DALE CHIHULY, GLAZIER OF THE FIRST WATER
Dale Chihuly has become one of the best-known glaziers in the country. It is not rare to see his pieces in major museums and collections throughout the country. But even as successful as Dale has become, the old "is-glass-a-craft-or-a-fine-art" stigma still crisscrosses his career and his mind. "There is no question that I have met a certain amount of resistance in my career. My major galleries in New York are considered fine art galleries and I have had major shows in museums where my work was represented as fine art. But yes, I still get that old line that my work might just be a craft. Let me say this to you: I was much more concerned with that subject say ten years ago because ten years ago there was really no place to show your work if you were a craftsman, with the exception of a few crafts galleries—and those galleries were not that great. Unfortunately for all of us, it has remained that way. Most craft galleries around today are not very good. Because of that, everyone wants to show in fine arts galleries. The reason for this is that the galleries have a clientele who are more educated and they get more traffic. I'll give you examples: the Whitney Museum, the Guggenheim Museum or the Museum of Modern Art would have a lot more traffic than, say, the American Craft Museum. I want my work to be seen by as many people as possible. After all, if you want to show your work, you should want it shown in what is considered to be the best place. And let's face it: showing in these museums is the pinnacle. I think I have accomplished that.
"Now the issue of what I am—am I a craftsman? A designer? An artist? Or just what am I?—This issue is much less important to me today. Being real honest, I don't care what they call me or my work as long as they look at it.
"My real forte is glass-blowing and that is perhaps why I'll never get into multiple-edition pieces. The way I work, I can't do the same piece twice anyway. Oh, I suppose I could design for a factory where my pieces could be reproduced by hand or by machine; but then I don't like doing that. Artists don't necessarily make good designers. Anyway, I'm a rather prolific artist. I'm in over 100 collections right now. But then you think how many people are still out there and no matter how prolific I am, I am never going to saturate any aspect of the market.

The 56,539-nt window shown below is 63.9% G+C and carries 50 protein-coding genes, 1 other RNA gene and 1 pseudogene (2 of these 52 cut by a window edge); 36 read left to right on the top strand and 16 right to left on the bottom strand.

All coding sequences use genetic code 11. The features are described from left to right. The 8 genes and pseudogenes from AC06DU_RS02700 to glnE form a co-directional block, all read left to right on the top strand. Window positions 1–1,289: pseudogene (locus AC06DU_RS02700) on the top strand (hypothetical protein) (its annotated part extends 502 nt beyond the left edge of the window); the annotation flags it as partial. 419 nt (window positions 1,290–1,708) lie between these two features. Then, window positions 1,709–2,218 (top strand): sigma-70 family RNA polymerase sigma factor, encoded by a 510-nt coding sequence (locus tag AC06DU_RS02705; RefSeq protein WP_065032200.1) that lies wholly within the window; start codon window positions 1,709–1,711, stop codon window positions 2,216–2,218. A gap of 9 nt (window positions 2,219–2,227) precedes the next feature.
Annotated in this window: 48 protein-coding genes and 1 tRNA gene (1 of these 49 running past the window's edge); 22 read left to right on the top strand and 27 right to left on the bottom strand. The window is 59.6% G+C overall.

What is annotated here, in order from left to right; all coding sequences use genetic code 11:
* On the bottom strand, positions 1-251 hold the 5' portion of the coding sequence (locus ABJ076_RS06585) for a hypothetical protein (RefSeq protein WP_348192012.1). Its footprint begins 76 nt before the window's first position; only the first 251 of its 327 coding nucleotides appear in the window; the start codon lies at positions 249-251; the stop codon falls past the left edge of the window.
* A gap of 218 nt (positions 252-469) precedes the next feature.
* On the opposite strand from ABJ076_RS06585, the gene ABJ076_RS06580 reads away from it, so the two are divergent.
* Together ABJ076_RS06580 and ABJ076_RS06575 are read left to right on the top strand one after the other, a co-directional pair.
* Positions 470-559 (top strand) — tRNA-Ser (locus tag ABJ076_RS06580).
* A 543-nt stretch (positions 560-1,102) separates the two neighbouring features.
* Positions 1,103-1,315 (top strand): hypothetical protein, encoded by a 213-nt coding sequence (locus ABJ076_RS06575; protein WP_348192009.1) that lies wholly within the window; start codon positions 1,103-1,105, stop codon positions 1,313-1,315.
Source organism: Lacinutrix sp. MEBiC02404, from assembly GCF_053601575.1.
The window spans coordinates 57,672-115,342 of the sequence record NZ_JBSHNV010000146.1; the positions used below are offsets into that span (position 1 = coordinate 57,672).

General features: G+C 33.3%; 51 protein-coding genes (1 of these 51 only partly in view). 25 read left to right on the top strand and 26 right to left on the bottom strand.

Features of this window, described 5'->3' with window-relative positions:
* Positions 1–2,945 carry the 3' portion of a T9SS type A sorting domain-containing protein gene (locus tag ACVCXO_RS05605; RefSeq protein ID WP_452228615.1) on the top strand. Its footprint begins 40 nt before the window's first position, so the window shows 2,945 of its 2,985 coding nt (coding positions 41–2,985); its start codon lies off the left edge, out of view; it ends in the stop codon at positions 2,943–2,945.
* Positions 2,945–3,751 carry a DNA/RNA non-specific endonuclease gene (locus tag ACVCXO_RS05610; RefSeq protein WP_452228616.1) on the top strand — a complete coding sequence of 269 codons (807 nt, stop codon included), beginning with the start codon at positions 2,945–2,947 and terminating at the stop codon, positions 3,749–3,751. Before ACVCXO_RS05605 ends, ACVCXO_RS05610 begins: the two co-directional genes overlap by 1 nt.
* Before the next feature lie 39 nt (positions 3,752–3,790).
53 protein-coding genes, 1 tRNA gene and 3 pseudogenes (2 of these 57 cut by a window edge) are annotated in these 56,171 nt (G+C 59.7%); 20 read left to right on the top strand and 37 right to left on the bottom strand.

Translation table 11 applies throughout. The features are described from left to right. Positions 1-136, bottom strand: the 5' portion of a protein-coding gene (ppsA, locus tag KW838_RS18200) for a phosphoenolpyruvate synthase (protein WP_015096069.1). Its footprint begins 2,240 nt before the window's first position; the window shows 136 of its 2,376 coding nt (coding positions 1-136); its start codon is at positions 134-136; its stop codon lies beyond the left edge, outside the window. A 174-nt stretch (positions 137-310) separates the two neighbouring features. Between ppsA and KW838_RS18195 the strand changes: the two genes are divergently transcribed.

"Publicity is what makes it appear that an artist is or was very prolific. Take Picasso for example: he created tens of thousands of pieces of work and yet how often have you seen a piece in someone's home? And as you must be well aware, there are thousands of personal collections in this Valley alone and yet most of us only know of Picasso because of the tremendous amount of writing that has been done on him and that makes him appear as a very prolific artist… and in this case he was.
"Though I am considered very prolific, I destroy a lot of my own work. If it is not exactly what I am looking for, I reject it. I reject many pieces for many reasons. Sometimes there will be a flaw. In some cased it might be a really good piece—a spectacular piece—but it will have a flaw. The flaw might be that it is too thin in one part and that causes me to worry about it surviving. Something else that is very typical of glass is that it will sometimes get a piece of stone in it, and generally it will then develop a crack, so we invariably destroy it no matter how spectacular the piece might be.
"Yes we can do installations, but they are usually made up of a lot of little pieces. The last two that I have done were three by eight feet and they were for public places. But mostly we work with pieces that are three feet in diameter and that is about as big as you're going to get with blown glass—any larger than that and you lose control. Most of our installations I feel should go indoors…I don't know if you are aware of it, but weather affects glass sculpture a lot less than it affects bronze. Glass is one of the most durable materials there is. They find glass 5,000 years old and tell you exactly how it was made. But it is fragile. But then I don't know if 'fragile' is the right work…but as we all know only too well, it does break! Because my installations and my work in general is usually composed of many pieces, I have found that if all the parts in a piece are good, it doesn't seem to matter how people set them up. I want my works to look like they have been washed up…a random look…and if you think that way, it is hard to arrange them in a way that they will look badly. That is partly because the nature of my work is casual—sort of chaste-oriented. And that starts from the very beginning. When I'm working with the blowing, we set up certain parameters. The glass is blown up symmetrically, and it's at the end that it is heated up again and spun out. You really never know just how it is going to turn out and it all happens rather quickly. But it is hard just to blow glass—not knowing what you want it to do. It is such an immediate process that it makes it vitally impossible to overwork it. So I have found that if you approach glass blowing with some degree of confidence, you usually get much better results.